• A recording of the 'bad audio' is hugely helpful. Is there any chance you can do that? What happens if you listen to yourself in Full Duplex? Next time you get a report of 'bad audio', slide off frequency and listen to yourself.

    Remember, the 'bad audio' is just the symptom of the problem. It is not the root cause of what is happening. So, like good hams, we need to do a bit of diagnosis next. And, that is to find out what works and what doesn't. That then will help eliminate parts that can contribute to the symptom.

    For Dave, I opened a support ticket for him.


    BTW, many of us use 3.3.33 all day long on SmartLink with no 'bad' audio

  • Ha Gei
    Ha Gei Member ✭✭✭

    It´s not overdriven, and when i reduce gain, it´s beeing reported as even worse. There is no router , just a pair of WIFI bridges ( Ubi 100Mbit link at superb fieldstrenght. ) . I have all bars green.

    The Audio input , fed into the FTDX100 here locally is perfect, as well as the same mic feeding the 6500 directly also is perfect.

    It sounds harsh, like many random microdropouts. Only at normal USB using the standard sound uplinking. FT8 , used by a friend from the internet into my home net and then over the same link to the 6400 is also flawless. Even rerouting it thro rcforb into the ftdx is perfect. Same when he runs VaraC. I here the same sound from a bunch of remote operated 6xxx on the band. Also HB9RYZ and others have reported that effects . It was all perfect until 3.3.32 . I will give a try using DAX as the upload path, but as i remember this had added delay when used earlier.



  • John KB4DU
    John KB4DU Member ✭✭✭✭

    Dave, have you tried listening to yourself using a remote receiver like on webSDR? May give a better sense of how the audio sounds.

  • Mike-VA3MW
    Mike-VA3MW Administrator, FlexRadio Employee, Community Manager, Super Elmer, Moderator admin

    The only issue with TCP/IP is that if you have packet loss you will hear that on a transmitted signal. The bars are for RF Strength and do nothing to tell us about any packet loss of collisions. It is a great alignment tool but that is about it.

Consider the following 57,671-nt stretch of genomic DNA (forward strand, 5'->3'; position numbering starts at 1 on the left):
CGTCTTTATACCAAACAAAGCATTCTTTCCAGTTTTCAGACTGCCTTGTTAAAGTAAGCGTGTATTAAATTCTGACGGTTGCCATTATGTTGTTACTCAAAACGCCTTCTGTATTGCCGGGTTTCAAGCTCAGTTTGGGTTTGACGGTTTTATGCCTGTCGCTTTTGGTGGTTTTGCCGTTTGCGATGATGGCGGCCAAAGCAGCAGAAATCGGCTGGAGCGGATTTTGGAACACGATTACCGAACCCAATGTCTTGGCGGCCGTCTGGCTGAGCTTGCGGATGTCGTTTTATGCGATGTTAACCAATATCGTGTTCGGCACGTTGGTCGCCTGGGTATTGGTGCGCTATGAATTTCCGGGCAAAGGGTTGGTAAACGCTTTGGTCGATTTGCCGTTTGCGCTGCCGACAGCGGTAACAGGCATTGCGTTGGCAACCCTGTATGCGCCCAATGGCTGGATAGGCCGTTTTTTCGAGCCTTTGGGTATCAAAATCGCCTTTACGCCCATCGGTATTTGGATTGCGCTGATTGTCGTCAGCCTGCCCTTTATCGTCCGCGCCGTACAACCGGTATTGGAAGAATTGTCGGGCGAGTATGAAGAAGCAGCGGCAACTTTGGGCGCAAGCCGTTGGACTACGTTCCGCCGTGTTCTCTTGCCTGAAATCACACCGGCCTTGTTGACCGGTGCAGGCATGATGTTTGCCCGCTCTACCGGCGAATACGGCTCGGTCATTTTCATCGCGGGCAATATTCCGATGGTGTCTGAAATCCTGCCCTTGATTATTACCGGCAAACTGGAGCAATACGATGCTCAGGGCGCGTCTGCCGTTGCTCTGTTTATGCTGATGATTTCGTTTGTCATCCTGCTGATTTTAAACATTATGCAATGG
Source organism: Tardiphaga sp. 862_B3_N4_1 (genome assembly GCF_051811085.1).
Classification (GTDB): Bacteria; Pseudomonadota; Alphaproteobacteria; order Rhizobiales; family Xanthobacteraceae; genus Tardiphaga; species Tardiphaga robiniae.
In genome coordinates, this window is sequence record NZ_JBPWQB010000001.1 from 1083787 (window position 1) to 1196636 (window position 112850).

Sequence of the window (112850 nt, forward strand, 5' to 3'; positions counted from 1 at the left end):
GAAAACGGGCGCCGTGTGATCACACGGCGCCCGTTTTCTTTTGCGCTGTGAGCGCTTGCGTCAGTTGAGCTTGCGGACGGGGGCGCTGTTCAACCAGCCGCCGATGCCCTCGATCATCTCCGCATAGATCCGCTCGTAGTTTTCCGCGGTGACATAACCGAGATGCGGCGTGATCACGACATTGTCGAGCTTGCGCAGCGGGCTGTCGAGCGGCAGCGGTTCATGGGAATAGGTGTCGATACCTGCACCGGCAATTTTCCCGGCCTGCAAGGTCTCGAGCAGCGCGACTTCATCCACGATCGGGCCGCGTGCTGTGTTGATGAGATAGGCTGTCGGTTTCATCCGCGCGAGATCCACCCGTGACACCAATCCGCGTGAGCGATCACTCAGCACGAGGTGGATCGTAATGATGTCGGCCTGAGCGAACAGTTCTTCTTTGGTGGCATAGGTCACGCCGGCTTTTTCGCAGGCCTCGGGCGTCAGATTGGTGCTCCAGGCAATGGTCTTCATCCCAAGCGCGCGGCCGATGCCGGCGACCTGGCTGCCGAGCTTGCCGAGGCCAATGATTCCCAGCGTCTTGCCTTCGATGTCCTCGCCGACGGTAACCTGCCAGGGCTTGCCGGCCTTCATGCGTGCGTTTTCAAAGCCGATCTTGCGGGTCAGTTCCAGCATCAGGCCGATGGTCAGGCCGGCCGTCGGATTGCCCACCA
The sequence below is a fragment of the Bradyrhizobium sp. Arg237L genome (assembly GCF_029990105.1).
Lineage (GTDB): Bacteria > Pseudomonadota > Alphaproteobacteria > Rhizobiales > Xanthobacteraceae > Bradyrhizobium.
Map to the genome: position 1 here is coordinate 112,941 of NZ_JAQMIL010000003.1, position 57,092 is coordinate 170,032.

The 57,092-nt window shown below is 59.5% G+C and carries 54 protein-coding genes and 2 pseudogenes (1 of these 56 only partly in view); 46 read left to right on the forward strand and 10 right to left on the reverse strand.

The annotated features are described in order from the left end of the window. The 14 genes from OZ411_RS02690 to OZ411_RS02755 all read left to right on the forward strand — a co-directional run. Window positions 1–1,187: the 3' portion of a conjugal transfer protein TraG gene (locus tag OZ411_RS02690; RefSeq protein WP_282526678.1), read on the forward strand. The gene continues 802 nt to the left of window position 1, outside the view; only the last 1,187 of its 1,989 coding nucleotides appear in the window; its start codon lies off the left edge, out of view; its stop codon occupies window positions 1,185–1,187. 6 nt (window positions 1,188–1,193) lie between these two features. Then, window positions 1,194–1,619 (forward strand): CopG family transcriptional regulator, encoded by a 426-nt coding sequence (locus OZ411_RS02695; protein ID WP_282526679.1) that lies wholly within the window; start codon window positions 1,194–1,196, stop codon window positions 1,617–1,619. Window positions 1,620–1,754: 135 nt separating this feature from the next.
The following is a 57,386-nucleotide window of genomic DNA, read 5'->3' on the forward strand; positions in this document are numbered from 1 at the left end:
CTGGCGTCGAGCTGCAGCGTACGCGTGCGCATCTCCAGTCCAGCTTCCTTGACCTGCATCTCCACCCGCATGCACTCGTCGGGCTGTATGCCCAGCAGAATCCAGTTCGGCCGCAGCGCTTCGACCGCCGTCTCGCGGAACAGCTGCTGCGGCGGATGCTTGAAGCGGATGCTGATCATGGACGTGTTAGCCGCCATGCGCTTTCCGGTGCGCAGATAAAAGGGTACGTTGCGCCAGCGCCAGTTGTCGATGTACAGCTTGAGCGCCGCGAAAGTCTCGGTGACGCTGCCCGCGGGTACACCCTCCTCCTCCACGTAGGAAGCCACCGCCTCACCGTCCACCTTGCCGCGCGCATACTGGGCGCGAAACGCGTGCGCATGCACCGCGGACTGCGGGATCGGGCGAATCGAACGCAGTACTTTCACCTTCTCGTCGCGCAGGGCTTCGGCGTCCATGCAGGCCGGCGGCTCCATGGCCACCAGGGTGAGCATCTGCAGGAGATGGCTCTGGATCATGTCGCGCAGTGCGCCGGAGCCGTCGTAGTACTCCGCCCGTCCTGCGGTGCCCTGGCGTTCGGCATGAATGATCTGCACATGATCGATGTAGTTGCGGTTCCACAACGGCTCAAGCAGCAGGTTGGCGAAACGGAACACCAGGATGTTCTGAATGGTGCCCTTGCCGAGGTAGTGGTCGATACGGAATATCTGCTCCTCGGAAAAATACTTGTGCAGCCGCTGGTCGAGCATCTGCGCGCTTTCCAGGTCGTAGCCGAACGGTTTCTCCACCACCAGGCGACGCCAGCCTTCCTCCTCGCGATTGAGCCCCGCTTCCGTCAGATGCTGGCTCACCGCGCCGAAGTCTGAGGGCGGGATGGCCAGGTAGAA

How are you listening to your audio on the FTDX10? Are you listening to your transmitted FlexRadio signal?

    If it was my hardware, I would run iPerf (https://github.com/esnet/iperf) on both ends and actually test the RF link for packet loss. It is possible there are items like mismatched MTU settings resulting in packet fragmentation. One of the things they teach you in Networking school is that it is easy to get a network to communicate. It is hard to make it work at 100%.

    You didn't mention what the audio level meter is doing.

    The next step is to actually listen to yourself. First, do it on the Windows computer https://www.cyberacoustics.com/how-to-get-microphone-playback-windows-10. We want to make sure the Mic isn't part of the problem.

    Next, can you provide an audio recording from either listening to yourself in FDX or via a WebSDR? I still have no idea what it sounds like, other than bad.


  • DaveM
    DaveM Member ✭✭


    Thanks for the feedback and comments. I will attempt to summarize my comments on all of the above comments.

    I have had the distorted audio since I installed the 6400 (v 3.3.33) and began to operate remotely at the turn of 2023. There is no difference running less than 100 watts or 1500 watts. Both digital modes and CW work as expected. I do not have distorted audio when I operate on the LAN using the mic plugged into the back of the radio. I am aware that there are many Flex radios operating perfectly with no problems. KEEP READING TO THE END.

    Over the last week or so, I have had numerous email exchanges with Ken Wells on this issue. He suggested that I was overdriving the radio which may have been somewhat true, but I do not now believe that this is the likely driver of the problem. (BTW, I really do appreciate Ken's expertise and the time that he puts into replies as well as the promptness of his replies. Frankly it would be somewhat difficult to improve on his service in that regard.) So let me explain further on my position.